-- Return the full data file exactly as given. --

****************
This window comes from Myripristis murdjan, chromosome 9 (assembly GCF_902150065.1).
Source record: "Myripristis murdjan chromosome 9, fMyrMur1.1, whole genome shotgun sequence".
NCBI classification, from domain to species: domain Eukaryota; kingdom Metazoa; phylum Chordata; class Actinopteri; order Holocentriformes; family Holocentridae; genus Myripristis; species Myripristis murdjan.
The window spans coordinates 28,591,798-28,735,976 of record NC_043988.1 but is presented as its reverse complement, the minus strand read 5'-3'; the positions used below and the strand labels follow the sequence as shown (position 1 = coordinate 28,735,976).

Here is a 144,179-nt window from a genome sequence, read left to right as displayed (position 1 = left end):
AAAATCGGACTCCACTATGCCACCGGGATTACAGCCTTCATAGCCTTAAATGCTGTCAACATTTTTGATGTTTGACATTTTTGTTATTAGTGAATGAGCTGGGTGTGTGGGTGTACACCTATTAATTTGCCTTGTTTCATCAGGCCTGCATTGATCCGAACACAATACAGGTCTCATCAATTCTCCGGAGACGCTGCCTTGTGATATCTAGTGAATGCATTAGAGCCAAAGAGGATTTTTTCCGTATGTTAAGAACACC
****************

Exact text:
This window comes from Myripristis murdjan, chromosome 9 (assembly GCF_902150065.1).
Source record: "Myripristis murdjan chromosome 9, fMyrMur1.1, whole genome shotgun sequence".
NCBI classification, from domain to species: domain Eukaryota; kingdom Metazoa; phylum Chordata; class Actinopteri; order Holocentriformes; family Holocentridae; genus Myripristis; species Myripristis murdjan.
The window spans coordinates 28,591,798-28,735,976 of record NC_043988.1 but is presented as its reverse complement, the minus strand read 5'-3'; the positions used below and the strand labels follow the sequence as shown (position 1 = coordinate 28,735,976).

Here is a 144,179-nt window from a genome sequence, read left to right as displayed (position 1 = left end):
AAAATCGGACTCCACTATGCCACCGGGATTACAGCCTTCATAGCCTTAAATGCTGTCAACATTTTTGATGTTTGACATTTTTGTTATTAGTGAATGAGCTGGGTGTGTGGGTGTACACCTATTAATTTGCCTTGTTTCATCAGGCCTGCATTGATCCGAACACAATACAGGTCTCATCAATTCTCCGGAGACGCTGCCTTGTGATATCTAGTGAATGCATTAGAGCCAAAGAGGATTTTTTCCGTATGTTAAGAACACC